Strategic Assessment and Plan: A Four-Phased Approach
In the article, Strategic Assessment and Plan: A Four-Phased Approach, Sullivan J., (2006), provides not only a pragmatic path to strategic planning, but framed an easy to use recapitulation of the four phases and the ten steps. The purpose of this paper is to compare and contrast the strategic planning process in this article with the process of strategic planning in Kaufman, Oakley-Browne, Watkins & Leigh, (2013), Strategic planning for success: Aligning people, performance, and payoffs. It will also show how these processes can be useful in the motion picture industry as well as the real estate business.
The book used a Six Step approach. In (2006) the Four-Phased Approach is guided from a servant-leaders’ perspective, while the book has a different perspective. While there are many variables in the two perspectives, there are many similarities as well. These similarities are grounded in the primary stages of both the Four-Phased Approach and the Six step approach. The both strongly support the need for many questions which ought to be asked and answered prior to any other steps being taken. The main difference is the strategy, theory, styles and order of the probing. Establishing the ideal vision is the first step after, preparing to plan in the Six Step approach. But it is phase two of the Four- phase approach.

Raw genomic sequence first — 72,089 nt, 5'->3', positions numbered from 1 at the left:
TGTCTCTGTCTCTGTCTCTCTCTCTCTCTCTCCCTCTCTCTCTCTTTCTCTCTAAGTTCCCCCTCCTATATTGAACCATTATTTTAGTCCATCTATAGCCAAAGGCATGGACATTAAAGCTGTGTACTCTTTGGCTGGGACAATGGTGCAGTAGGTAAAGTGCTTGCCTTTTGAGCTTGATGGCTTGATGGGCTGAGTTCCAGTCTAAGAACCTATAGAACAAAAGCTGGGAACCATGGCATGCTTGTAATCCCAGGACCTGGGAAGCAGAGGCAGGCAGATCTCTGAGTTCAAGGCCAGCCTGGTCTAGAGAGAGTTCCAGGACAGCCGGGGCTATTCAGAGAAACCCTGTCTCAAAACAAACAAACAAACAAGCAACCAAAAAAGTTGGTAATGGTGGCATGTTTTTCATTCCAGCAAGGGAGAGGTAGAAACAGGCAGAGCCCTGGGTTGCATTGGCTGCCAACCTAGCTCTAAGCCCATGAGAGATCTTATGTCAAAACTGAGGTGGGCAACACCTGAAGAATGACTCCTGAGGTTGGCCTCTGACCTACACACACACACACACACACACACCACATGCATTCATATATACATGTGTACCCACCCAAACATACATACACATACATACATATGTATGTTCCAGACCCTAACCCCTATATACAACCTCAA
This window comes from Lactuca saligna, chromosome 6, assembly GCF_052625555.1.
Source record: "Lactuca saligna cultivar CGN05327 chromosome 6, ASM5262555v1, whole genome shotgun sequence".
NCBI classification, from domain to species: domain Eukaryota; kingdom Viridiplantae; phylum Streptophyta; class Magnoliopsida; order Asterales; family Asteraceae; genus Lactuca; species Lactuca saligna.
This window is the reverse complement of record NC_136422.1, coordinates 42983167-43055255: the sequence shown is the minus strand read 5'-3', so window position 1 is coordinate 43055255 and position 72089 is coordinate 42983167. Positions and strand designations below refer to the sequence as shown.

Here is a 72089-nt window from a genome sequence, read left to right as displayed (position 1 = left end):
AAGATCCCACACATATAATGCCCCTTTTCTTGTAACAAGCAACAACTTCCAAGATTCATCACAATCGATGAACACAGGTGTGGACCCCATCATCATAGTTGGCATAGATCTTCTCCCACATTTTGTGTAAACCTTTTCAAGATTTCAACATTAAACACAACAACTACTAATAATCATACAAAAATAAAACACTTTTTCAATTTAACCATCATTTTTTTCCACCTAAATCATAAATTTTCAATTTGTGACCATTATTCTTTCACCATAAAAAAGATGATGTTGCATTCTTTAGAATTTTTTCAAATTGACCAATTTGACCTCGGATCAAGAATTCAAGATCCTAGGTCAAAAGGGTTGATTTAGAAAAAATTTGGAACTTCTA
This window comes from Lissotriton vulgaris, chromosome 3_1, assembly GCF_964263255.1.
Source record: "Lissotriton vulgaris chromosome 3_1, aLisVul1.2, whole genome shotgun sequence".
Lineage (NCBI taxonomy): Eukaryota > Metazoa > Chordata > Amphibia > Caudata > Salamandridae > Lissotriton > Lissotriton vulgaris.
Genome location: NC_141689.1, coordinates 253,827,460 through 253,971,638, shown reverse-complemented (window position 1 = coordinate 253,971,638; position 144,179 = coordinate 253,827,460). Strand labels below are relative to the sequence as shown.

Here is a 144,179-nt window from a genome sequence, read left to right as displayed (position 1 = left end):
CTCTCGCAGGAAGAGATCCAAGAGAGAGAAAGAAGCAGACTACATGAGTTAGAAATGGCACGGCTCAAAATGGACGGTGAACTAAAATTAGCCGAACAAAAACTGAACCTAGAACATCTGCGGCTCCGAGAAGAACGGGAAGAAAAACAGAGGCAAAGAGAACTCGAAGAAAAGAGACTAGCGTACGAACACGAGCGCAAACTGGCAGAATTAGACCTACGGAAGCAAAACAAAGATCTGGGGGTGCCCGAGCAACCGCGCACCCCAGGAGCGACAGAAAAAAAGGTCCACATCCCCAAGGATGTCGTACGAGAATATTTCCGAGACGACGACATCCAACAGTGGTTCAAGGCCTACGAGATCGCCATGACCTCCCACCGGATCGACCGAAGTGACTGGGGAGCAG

The Sullivan (2006), opens with a brief introduction suggesting that occasional assessments should be in order for every organization and leader. It suggests that strategic and critical thinking are the forerunners when tackling the new paradigms leaders face. It further elaborates that critical questions should be asked regarding research findings and new realities, followed up with provocative thinking and planning (Kaufman et al, 2013). A detail plan to plan is provided.
Sullivan, (2006), keeps it simple and simply asks in phases one, two and three questions; Where are we? Where do we want to go? How are we going to get there? During the appraisal rung (phase one), leaders must evaluate its mission and concerns, the responsibility of the leader and take the pulse of the organizational culture. It must be determined, who are their customers and accurately categorize the business type. A clear understanding as to the purpose of the organization and why it exists is crucial. Then, what is to be done now is addressed.
In the early stage of the process, responsibilities are reviewed. Who is responsible for what? The organization must address its internal and external environments. Also in the initial phase strengths and weaknesses are examined, much like the six step plan of strategic thinking and planning. Furthermore Sullivan, (2006) advocates a guided- hands on leadership style which discovers the skills and talents of an organizations workforce. It further points out that an organization that does not provide stellar customer service,...